MLA Harish Chaudhary at a press meet in Jaipur where he attacked the Chief Minister.
Rajasthan Chief Minister Ashok Gehlot’s camp, which recently scuttled the Congress leadership’s decision to move him to a national role, is witnessing disquiet within, after sticking by him through Sachin Pilot’s constant rebellion.
Former minister Harish Chaudhary today threatened to launch an agitation if his party’s government does not change rules that “allow former defence personnel to dominate the quota for Other Backward Classes (OBC)” due to a decision of the previous BJP government in 2018.
“It has cut into the OBC quota. Quota for former defence personnel should be separate,” Mr Chaudhary, MLA from Baytu in Barmer district, said at a press conference.
OBCs form more than half the state’s population.
“I am saying it clearly that the CM is responsible; the bureaucracy has nothing to do with it. I am a transparent person and I cannot understand why the CM deferred a decision on this,” he added.
With a demand that a cabinet meeting be called again for a decision on “rectifying the discrepancies”, Mr Chaudhary also met with state Congress chief Govind Dotasra.
For Ashok Gehlot, who’s been promising to resolve the issue, this outburst comes at a time when his younger rival Sachin Pilot has again raised the demand that the “climate of indecision be ended”, meaning the leadership question.
On the quota question, Mr Pilot’s loyalist MLA Mukesh Bhakar tweeted today: “If the government does not take a quick decision in the interest of OBCs, then the Chief Minister himself will be responsible for the atmosphere that will be created in the state against the government and the party. For me, getting rights to the youth is more important than any post.”
Anger coming from the Pilot camp isn’t new for Mr Gehlot.
But Harish Chaudhary’s outburst is.
Mr Chaudhary, who, as Punjab affairs in-charge, has a reporting line with the national leadership, has stood with Mr Gehlot amid the protracted factional rift.
On the quota within a quota, he’s been upset for some time, and directly questioned Mr Gehlot in a tweet yesterday too. “Chief Minister Ashok Gehlot, I am shocked; what do you want?” he said in the tweet, in Hindi, adding: “I assure the OBCs that I will fight whatever battle has to be fought on this issue.”
Mr Gehlot had, in September, promised that the “anomalies” would be removed. “This issue will be resolved at the earliest by taking departmental and legal opinion so that recruitments do not get stuck in judicial process,” he had tweeted.
That assurance came after community organisations — chiefly the OBC Aarakshan Sangharsh Samiti — held protests and Mr Chaudhary, in August, also participated in a dharna in Barmer.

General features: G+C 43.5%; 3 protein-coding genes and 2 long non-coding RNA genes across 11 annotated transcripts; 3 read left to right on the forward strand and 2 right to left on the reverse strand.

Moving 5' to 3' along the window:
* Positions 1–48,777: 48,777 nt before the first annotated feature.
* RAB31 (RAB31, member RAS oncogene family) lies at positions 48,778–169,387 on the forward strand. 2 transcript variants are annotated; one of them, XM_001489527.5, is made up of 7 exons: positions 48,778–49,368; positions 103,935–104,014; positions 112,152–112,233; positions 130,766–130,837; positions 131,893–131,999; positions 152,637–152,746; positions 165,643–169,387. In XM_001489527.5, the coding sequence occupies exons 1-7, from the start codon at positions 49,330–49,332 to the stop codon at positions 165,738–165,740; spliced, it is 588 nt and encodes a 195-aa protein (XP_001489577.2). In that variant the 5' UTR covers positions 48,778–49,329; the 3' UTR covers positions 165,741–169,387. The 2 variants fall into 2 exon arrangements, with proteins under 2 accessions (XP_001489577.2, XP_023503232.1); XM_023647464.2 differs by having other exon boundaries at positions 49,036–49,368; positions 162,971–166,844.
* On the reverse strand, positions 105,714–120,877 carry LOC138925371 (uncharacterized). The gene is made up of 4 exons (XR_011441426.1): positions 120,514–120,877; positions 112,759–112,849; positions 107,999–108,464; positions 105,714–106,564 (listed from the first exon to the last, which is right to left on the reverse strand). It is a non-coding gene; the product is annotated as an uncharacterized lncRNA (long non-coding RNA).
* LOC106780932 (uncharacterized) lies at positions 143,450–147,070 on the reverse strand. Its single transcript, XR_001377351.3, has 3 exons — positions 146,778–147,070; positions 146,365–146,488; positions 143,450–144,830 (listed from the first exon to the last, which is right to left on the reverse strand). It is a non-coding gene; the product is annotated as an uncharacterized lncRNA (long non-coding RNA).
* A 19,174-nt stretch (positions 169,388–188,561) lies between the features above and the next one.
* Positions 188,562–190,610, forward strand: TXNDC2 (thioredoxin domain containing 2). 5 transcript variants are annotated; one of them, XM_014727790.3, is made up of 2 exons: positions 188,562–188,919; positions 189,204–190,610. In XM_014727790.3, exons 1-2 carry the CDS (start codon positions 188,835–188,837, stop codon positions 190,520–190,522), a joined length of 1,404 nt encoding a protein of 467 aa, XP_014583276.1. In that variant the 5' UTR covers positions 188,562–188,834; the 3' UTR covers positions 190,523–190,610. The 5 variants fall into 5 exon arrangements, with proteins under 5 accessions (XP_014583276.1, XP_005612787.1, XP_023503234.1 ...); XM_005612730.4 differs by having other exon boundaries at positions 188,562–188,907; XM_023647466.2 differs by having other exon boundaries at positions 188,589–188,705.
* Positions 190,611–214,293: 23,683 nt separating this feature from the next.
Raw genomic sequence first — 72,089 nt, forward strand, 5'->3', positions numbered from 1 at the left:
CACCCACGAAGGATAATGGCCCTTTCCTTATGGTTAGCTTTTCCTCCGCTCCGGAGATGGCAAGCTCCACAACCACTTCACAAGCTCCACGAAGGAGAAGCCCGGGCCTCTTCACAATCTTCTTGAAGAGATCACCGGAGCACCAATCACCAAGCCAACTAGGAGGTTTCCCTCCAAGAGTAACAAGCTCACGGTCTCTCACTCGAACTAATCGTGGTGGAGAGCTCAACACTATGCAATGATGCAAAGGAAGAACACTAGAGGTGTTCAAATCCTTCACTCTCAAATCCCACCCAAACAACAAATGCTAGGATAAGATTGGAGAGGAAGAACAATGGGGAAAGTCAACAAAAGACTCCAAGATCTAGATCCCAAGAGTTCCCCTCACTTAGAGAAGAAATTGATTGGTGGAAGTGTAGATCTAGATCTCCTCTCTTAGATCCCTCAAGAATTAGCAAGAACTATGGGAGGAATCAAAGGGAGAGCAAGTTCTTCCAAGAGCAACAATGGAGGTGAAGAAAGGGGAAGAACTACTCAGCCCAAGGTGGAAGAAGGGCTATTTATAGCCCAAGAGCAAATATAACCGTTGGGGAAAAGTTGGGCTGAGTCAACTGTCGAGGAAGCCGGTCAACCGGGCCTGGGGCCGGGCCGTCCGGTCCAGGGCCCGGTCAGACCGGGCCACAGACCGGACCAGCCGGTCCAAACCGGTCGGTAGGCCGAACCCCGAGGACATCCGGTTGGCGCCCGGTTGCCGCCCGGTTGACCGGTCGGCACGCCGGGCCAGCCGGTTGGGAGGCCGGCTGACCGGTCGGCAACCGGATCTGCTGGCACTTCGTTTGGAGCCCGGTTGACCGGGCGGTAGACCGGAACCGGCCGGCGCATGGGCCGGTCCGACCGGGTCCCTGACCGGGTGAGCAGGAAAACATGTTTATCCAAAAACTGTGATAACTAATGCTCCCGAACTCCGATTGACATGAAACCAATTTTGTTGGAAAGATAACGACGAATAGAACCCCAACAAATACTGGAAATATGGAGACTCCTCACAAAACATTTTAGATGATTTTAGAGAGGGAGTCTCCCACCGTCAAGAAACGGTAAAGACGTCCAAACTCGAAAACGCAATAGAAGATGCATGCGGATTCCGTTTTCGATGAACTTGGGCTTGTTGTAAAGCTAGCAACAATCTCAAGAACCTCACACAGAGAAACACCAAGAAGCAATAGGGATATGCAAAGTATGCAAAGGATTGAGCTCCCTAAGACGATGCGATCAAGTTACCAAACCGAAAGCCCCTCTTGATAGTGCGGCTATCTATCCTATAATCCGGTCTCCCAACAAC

The nub of the agitation is a 2018 circular by Vasundhara Raje’s BJP government, which made a key change to the 12 per cent quota for ex-defence personnel. While earlier this quota was over and above other reservations, such as for Dalits and OBCs, the 2018 circular said the ex-servicemen quota would now run across all categories on the basis of overall merit. Since about 55 per cent of the state’s population belongs to OBCs — and a large number of the ex-servicemen come from these communities — ex-servicemen take a large chunk of the 21 per OBC quota.
The agitation for separating the quotas has been gaining strength as thousands of vacancies in government jobs are up for the taking in the next two months. State elections are due next year.
Rajendra Chaudhary, a member of the OBC front, said, “There are 1.5 lakh government jobs coming up — teachers, constables and others. If this discrepancy continues, youngsters from OBCs will lose their chances.”
Harish Chaudhary’s direct threat comes after multiple shows of strength by Ashok Gehlot over the past three years.
Two months ago, when the Gandhis were said to be keen on making Mr Gehlot the party’s national chief, his loyalists defeated the leadership’s insistence that he vacate the Chief Minister’s chair under the ‘one person-one post’ convention. Another veteran, Mallikarjun Kharge, stepped in to become party chief instead.
Mr Chaudhary stuck with Ashok Gehlot in the deeper crisis of 2020, too, when Sachin Pilot camped with some MLAs in a Delhi hotel and pushed the party to the brink demanding he be given the chair under the split-term promise made at the time of the 2019 elections. Mr Pilot lost the deputy chief minister’s post and the state unit chiefship.
In 2021, when Harish Chaudhary was in the middle of Punjab Congress’s leadership change ahead of polls there, he shot down suggestions for a similar change in Rajasthan. “There is a difference between Rajasthan and Punjab. The MLAs of Rajasthan are with Chief Minister Ashok Gehlot,” he’d said, contrasting it with Capt Amarinder Singh having lost party MLAs’ support.
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